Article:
I need a wort cooler, and I should probably be brewing in my basement ... but, I waited too long to turn on my dehumidifier and it has gotten moldy down there. WHile I am working on it and have my dehumidifier on, it was a bit late for my last few beers.
It's relatively easy to make an immersion wort chiller.
Once the dehumidifier gets the mold levels knocked down, if the basement is still musty, you might need to scrub the walls and floor with dilute bleach or fungicide. If it's only slightly musty, it's probably OK to brew there as long as the air is relatively still (i.e., not a whole lot of dust in the air or temperature swings) and you keep any plastic fermenters off the floor (a pallet is good).
That being said, I am surprised that the higher temps would have created this particular funny flavor, I would have though more butterscotch.
Butterscotch and green apple (diacetyl and acetaldehyde) might be products of high temperature fermentation, but they're more typically a sign of poor or stuck fermentation since the yeast scavenges those products up as fermentation winds down. The classic "fermented too hot" off-characteristics are solventy, harsh "higher" alcohols and various phenols - smoky, medicinal, plasticy and/or spicy notes. Your "moldy" character could very well be due to phenols, since some smoky notes can be interpreted as being "peaty" or "earthy."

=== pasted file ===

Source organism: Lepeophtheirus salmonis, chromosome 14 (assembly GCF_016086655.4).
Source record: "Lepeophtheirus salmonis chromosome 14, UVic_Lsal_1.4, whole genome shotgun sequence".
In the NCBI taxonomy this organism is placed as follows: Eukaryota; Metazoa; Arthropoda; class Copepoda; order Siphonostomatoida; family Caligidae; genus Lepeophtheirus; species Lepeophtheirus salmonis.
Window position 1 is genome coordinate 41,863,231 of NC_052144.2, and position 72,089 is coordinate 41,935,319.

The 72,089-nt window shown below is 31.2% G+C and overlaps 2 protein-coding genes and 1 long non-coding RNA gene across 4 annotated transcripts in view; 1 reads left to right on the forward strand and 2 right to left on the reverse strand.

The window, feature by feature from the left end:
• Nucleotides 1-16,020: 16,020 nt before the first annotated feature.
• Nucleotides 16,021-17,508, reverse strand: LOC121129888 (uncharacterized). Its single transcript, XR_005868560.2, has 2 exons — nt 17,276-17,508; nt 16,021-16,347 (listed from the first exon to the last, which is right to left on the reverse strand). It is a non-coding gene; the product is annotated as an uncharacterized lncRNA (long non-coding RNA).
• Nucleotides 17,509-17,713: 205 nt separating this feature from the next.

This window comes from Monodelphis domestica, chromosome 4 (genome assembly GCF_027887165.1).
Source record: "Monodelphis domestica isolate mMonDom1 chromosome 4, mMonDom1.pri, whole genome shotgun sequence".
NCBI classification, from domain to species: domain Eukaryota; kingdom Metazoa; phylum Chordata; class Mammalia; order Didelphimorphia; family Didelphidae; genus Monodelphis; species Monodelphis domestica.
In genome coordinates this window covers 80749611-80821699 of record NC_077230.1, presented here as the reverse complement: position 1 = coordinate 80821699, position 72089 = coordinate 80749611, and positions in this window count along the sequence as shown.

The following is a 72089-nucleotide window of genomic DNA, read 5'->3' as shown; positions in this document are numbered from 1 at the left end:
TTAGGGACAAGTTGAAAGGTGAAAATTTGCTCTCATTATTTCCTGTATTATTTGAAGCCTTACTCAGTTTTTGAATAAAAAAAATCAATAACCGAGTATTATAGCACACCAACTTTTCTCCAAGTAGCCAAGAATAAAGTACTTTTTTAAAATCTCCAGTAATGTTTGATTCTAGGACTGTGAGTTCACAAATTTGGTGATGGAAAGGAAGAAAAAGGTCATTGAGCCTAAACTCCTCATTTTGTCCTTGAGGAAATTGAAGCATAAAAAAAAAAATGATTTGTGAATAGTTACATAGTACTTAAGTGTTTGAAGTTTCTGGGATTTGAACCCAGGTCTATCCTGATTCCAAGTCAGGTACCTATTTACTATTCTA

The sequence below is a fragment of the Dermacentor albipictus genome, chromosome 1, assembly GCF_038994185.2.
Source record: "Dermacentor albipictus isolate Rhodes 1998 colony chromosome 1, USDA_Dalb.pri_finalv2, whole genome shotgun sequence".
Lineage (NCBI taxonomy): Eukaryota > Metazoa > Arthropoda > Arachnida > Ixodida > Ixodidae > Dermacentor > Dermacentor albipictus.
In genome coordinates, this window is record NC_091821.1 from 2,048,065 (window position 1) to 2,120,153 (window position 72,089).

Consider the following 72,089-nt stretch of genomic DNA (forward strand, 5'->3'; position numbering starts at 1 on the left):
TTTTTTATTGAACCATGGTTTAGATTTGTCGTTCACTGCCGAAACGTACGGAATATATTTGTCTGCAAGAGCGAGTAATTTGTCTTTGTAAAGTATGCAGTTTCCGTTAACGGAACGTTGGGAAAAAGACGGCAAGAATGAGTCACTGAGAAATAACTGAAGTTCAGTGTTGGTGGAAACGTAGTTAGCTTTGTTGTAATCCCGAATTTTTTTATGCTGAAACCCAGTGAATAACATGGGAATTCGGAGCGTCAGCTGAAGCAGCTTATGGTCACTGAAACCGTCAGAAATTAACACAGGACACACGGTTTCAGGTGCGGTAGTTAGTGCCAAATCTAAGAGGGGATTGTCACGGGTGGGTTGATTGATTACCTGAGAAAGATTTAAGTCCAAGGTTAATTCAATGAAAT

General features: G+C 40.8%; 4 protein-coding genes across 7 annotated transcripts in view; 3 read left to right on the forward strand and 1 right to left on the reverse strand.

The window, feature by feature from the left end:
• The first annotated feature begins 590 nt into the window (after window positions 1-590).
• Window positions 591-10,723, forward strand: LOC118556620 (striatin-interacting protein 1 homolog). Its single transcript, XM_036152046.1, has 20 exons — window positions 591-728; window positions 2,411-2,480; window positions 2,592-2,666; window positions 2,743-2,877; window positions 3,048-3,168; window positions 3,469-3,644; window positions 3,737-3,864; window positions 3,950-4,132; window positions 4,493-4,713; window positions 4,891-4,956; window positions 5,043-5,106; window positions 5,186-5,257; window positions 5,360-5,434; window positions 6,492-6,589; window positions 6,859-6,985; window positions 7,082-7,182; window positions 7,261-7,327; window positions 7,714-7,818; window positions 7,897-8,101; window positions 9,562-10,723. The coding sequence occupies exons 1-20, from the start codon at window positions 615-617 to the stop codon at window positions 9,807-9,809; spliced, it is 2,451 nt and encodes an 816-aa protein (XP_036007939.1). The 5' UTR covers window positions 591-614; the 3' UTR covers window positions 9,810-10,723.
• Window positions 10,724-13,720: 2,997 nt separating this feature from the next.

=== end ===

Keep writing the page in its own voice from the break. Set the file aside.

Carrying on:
However, I do think think the best explanation for all of this is that the high temps, the long sit in the yeast, combined with the pine created a horrid tasting beer ... for now at least.
Even with a relatively high temperature fermentation, I don't think that yeast had too much to do with the off-flavor. Autolyzed yeast doesn't taste moldy, so much as "brothy" or like a vitamin B pill. If you've ever tasted nutritional "brewers yeast" or Vegemite or Marmite, it's like that flavor. More to the point, autolyzed yeast character takes weeks or months to develop.
My guesses as to the off flavor are:
1) Spruce extract. IMO, this stuff is nasty. If you must use it, a little goes a very long way. If misused, it can give an overpowering, artificial "Pine-Sol" character to your beer.
2) Fermentation temperature. The pitching temperature was way too high, but if you were also fermenting at 70+ F, then your beer is going to be producing all sorts of ugly off flavors.
3) Honey. Some strongly-flavored honeys can impart really unusual aromas and flavors. Something like wildflower honey can sometimes give very musky notes. Again, combined with the spruce and the yeast-derived notes, the effect could be interpreted as "moldy" especially if it's a more "musty," "earthy" or "mushroom-like" moldy character rather than mildew-like.
The bad news is that the spruce and phenolic character is going to take a long time to settle down. Store the beer in a cool place (like that basement of yours) for a few months, then taste it again to see how it's developing. If it's any good, let it sit for another 3 months and taste again, and so on to see if there's improvement.
If the beer is basically good, but just overpowering, consider using it as a blending beer to mix with another batch.
If it sucks, it's sink feed. Suck it up and treat it as a learning experience.